Tricky

Tricky

Blowback

Hollywood

The publicity materials that came with Tricky’s latest album make a lot of grandiose statements, naming it a worthy heir to the nigh-legendary Maxinquaye and using superlatives like “world-changing.”

Believe the hype.

You’d be hard pressed to find a more diverse, more multi-leveled, more interesting, and more entertaining album than Blowback. Period. Not this week, not this year — period. I’ve only had the album a week at this writing, and I almost want to wait longer to review it, because I keep discovering new levels to it with every listen. For example, it’s only in listening to it while writing these words that I’ve noticed how infectiously danceable “Over Me” is — I’d previously only noticed its more somber foreground elements. Little surprises like that keep popping up, and I fear that in another week, I’d have completely different points I’d want to cover (though I can’t imagine that I’d be using anything but the nicest adjectives in describing it — words like “visionary,” “genius,” and “incredible” simply roll off the keyboard seemingly of their own accord while this album spins).

So, as briefly as possible: Tricky teams up with a number of diverse collaborators to deliver an album that would almost feel like a compilation if it weren’t so cohesive, a record that has more twists and turns than your average roller coaster, yet is twice as interesting, intelligent, and entertaining as any mere amusement park ride. The choices of covers, alone, speak leaps and bounds to the creative energy of Blowback. There’s a super-funky cover of the theme from TV’s Wonder Woman (with bass and guitar from the Red Hot Chili Peppers’ Flea and John Frusciante), taking that familiar melody and setting completely new lyrics to it, making it work beyond any expectations. Tricky also tackles Nirvana’s “Something in the Way,” turning it into a strange trip-hop dirge, with burbling electronics keeping the track from falling into a pit of despair.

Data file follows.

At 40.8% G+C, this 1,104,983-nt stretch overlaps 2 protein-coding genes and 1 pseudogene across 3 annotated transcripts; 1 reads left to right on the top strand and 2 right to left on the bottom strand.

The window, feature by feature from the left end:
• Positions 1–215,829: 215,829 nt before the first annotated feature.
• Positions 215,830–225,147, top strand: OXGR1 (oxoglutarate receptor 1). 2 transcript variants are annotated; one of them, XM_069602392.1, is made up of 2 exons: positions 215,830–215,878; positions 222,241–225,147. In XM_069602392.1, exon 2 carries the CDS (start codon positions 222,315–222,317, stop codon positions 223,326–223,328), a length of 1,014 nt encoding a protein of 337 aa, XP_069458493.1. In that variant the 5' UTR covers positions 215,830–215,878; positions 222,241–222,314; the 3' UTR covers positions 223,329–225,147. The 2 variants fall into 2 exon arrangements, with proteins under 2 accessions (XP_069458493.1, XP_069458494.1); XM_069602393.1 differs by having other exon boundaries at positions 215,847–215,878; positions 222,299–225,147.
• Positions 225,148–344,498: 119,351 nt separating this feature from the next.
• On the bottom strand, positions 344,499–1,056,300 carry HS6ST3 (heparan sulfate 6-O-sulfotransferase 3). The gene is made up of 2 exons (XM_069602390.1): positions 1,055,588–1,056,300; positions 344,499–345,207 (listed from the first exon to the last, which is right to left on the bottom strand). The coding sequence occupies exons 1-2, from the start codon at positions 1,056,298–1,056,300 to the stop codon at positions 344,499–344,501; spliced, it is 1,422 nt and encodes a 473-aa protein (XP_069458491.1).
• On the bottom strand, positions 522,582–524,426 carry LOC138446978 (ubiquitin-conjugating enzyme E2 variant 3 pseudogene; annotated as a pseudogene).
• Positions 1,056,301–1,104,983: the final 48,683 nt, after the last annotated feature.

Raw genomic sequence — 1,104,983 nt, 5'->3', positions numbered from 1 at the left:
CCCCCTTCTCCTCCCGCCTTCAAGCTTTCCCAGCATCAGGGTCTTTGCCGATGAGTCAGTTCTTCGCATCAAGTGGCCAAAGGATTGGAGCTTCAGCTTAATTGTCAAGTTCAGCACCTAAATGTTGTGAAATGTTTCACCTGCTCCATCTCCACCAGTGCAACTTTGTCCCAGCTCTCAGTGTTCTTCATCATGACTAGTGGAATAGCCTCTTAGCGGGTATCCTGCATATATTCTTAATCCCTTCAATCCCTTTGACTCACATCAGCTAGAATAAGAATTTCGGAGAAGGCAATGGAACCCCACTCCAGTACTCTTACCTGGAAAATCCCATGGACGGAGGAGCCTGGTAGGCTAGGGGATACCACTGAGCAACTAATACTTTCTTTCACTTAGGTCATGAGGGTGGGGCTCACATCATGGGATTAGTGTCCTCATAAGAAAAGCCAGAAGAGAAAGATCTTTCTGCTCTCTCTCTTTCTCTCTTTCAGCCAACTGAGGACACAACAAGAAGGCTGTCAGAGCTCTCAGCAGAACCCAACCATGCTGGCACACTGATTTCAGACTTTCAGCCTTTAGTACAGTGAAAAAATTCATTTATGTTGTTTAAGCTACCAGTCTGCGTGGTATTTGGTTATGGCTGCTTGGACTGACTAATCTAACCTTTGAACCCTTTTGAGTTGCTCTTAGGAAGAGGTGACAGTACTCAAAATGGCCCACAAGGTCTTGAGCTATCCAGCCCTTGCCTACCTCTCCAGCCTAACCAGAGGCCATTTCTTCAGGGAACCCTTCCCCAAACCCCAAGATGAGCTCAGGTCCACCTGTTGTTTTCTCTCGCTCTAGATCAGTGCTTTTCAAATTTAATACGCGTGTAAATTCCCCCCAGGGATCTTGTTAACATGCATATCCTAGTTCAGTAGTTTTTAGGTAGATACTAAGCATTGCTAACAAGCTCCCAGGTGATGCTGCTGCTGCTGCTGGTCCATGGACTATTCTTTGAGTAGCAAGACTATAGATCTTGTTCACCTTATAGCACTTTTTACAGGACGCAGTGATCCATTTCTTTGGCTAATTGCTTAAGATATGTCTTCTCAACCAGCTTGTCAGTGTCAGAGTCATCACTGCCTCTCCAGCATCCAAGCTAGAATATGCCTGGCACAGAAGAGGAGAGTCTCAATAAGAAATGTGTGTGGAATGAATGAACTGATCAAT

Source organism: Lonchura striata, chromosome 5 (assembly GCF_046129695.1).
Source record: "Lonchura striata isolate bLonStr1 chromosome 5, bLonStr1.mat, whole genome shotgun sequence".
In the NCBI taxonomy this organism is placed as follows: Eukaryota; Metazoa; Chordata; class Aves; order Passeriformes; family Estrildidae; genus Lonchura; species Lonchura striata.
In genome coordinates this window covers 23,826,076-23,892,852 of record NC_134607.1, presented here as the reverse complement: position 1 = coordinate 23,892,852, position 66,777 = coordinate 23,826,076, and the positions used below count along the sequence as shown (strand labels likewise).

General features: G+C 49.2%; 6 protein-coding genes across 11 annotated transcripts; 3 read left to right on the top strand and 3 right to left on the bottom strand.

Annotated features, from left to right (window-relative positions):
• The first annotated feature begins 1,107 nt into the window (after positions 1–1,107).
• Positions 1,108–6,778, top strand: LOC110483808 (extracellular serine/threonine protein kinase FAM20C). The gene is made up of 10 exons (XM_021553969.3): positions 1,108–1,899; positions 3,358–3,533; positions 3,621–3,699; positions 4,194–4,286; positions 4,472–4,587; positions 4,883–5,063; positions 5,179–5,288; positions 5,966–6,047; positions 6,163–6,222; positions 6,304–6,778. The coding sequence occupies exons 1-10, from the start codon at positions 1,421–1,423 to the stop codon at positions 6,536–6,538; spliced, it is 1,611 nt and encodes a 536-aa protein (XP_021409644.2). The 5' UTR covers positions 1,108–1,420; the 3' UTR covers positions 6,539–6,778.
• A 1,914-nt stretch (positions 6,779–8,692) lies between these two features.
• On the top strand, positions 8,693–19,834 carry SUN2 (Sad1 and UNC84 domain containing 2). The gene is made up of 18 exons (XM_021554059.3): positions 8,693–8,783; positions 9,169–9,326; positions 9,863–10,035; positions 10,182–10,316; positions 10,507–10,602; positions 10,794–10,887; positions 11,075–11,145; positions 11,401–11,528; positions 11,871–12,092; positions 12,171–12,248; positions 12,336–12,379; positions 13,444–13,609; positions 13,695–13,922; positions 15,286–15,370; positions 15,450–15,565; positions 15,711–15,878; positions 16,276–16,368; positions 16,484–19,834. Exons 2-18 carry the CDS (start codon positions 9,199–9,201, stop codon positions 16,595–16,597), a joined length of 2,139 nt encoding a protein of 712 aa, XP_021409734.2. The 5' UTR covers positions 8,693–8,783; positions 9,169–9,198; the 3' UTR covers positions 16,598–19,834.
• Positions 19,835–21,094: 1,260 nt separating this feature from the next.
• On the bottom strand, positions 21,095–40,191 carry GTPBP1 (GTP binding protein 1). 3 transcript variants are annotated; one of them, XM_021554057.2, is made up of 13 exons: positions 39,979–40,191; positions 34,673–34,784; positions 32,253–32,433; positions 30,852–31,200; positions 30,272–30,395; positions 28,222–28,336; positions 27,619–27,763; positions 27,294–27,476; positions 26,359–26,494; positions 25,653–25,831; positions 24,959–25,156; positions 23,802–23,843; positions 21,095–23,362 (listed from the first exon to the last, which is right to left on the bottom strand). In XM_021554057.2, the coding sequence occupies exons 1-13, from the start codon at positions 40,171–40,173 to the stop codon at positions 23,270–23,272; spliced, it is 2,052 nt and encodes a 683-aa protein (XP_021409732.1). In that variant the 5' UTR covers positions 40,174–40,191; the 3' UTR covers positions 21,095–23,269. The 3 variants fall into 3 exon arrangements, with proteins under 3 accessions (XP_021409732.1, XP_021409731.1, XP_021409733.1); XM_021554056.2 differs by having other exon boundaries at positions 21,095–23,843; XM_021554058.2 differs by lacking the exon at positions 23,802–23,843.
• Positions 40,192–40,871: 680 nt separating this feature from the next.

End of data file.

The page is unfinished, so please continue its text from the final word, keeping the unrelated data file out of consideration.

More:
Elsewhere, Cyndi Lauper adds her distinctive vocals to the darkly beautiful “Five Days,” and Jamaican vocalist Hawkman (who bears an uncanny vocal resemblance to Shaggy) is all over the record, singing and chatting on near half the songs (including trading verses with Live’s Ed Kowalczyk on the haunting first single, “Evolution Revolution Love”). “Girls,” which features Frusciante and bandmate Anthony Kiedis, marries the Chili Peppers trademark white boy funk-metal to Tricky’s darker, trippier sensibilities.

This is an album so diverse that the tender, pretty “Your Name” (featuring vocalist Ambersunshower, who’s almost as ubiquitous as Hawkman) leads into the dark, urban feel of “Diss Never (Dig Up We History),” and then the atmospheric metal of “Bury The Evidence,” and it all works, it all fits together perfectly, like this was the way it was meant to be, like there’s nothing unusual about mixing things up like this.

But of course, it is unusual, and Blowback is all the better for it. Tricky has created another masterpiece, an album so compelling that you don’t want to use it as simple background music — it demands your full attention, and you give it willingly, because you know that each journey through its 13 tracks is going to reveal some new, hidden gem. 2001 has been a pretty great year for music so far (if you look beyond the radio, that is), but the rest of the year’s going to have to be absolutely spectacular to keep Tricky off the year-end “best” lists (let alone off the top of said lists). Ladies and gentlemen, the bar has officially been raised.

Hollywood Records, 500 S. Buena Vista St., Burbank, CA 91512; http://hollywoodrecords.go.com, http://www.trickymusic.com

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